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technical article | Tribology


Figure 4: Friction coefficient (left) and wear scar width (right) at the end of wear test with PA66 ball (10 minutes at 10 N / 500 rpm)


around 0.1 up to the final value shown in Figure 4. Only formulations with 30wt% KS44 and 20wt% C-Therm could maintain a low and stable friction coefficient for the whole test duration. After the wear tests, wear scar images were analysed using a digital optical microscope – the measured width of the wear scar is shown in Figure 4 and visual scar appearance shown in Figure 5. As expected, samples with a higher final friction coefficient show larger wear scars. In the case of unfilled PS, the wear scar is extremely large and it was observed that molten polymer was transported from the ball on the side of the wear scar (meaning a local temperature of more than 200°C had been reached). Wear scar size is strongly reduced with increasing amount of KS44, whereas C-Therm is the best perform- ing graphite with the lowest wear.


Discussion of results The experiments reveal two key findings. Firstly, it was observed that the tribological behavior of graphite filled-PS against metal is very different to that against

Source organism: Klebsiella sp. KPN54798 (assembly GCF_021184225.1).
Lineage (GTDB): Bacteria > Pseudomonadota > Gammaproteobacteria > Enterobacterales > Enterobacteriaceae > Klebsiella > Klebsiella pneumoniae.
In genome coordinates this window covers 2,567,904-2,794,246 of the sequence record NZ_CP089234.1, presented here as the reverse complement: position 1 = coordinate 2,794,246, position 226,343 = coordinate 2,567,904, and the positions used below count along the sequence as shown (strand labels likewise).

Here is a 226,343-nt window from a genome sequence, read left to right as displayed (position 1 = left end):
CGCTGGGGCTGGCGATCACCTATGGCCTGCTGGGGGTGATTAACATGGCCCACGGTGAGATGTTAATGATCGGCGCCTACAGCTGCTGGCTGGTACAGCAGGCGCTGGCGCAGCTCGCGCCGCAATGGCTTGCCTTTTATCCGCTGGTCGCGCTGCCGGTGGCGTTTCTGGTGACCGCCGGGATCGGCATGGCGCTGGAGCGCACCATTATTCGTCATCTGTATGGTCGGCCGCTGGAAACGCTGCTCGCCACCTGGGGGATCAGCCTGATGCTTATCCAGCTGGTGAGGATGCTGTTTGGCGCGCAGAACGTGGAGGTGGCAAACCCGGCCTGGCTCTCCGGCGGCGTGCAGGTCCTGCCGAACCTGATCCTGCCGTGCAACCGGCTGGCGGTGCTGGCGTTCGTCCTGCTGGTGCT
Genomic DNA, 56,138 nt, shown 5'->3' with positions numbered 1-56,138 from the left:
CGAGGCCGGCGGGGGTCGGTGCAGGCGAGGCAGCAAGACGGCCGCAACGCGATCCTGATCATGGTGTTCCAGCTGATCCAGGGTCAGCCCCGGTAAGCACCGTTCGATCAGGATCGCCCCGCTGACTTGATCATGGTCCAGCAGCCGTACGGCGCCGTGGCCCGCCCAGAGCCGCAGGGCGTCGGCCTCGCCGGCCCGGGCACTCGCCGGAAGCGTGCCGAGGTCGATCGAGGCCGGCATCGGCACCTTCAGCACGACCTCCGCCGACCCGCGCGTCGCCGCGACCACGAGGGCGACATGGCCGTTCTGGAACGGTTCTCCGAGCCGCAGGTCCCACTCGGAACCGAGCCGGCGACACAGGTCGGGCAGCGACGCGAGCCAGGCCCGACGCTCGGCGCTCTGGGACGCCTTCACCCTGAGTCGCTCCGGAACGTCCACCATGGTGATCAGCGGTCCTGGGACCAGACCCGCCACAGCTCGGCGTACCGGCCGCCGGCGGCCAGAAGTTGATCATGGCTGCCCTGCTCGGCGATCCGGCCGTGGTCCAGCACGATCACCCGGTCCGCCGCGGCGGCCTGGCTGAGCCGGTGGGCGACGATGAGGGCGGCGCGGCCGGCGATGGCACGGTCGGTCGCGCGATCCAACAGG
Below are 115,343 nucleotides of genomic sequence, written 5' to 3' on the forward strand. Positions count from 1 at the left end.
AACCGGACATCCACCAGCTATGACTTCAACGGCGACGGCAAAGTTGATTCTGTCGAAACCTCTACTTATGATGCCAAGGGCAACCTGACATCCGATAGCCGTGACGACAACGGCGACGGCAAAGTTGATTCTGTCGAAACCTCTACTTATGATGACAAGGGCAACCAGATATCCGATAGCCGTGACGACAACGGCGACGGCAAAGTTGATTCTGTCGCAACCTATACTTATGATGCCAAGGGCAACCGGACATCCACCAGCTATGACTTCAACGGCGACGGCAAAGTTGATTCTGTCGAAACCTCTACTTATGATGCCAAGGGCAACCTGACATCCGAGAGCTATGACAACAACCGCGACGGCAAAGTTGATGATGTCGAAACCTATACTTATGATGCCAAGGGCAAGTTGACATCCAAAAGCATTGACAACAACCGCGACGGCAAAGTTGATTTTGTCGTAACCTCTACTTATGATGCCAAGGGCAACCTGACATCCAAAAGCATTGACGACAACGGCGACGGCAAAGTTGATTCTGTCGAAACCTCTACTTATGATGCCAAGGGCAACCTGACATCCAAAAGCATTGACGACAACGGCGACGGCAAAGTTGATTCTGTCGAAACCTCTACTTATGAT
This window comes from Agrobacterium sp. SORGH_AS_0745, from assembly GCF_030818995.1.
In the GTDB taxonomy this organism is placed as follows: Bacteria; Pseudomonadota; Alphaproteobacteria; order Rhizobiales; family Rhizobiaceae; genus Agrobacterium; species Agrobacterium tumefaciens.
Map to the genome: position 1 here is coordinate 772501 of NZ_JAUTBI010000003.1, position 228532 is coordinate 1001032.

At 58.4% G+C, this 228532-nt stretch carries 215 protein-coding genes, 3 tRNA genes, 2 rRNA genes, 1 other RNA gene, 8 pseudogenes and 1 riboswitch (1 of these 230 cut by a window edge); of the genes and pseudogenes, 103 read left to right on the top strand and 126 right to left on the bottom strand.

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EXTRAORDINARY TECHNOLOGIES FOR TODAY‘S PLASTICS


plastic. In particular tests, the steel ball gave a higher friction coefficient and higher wear, but also a higher PV limit compared to a PA66 ball. This apparent contradiction can be explained by the higher thermal conductivity of steel compared to PA66 (16.2 W/mK against 0.25 W/m.K). As a consequence, the steel ball can dissipate some of the frictional heat, while in the case of PA66 most of the heat has to be dissipated by the graphite-filled PS plates. This means that the limiting force in the case of the steel ball is higher than the PA66 ball despite the higher friction coefficient (and related frictional heat). Moreover, for the tests with the PA66 ball, the friction


coefficient at low forces is about the same (around 0.1) for all samples, whiles there is a big difference in the PV limit depending on the graphite loading and graphite type. In other words, while there is a correlation between friction coefficient and wear (a lower friction coefficient resulting in lower wear) there is no direct correlation between friction coefficient and PV limit. Secondly, a much better tribological performance


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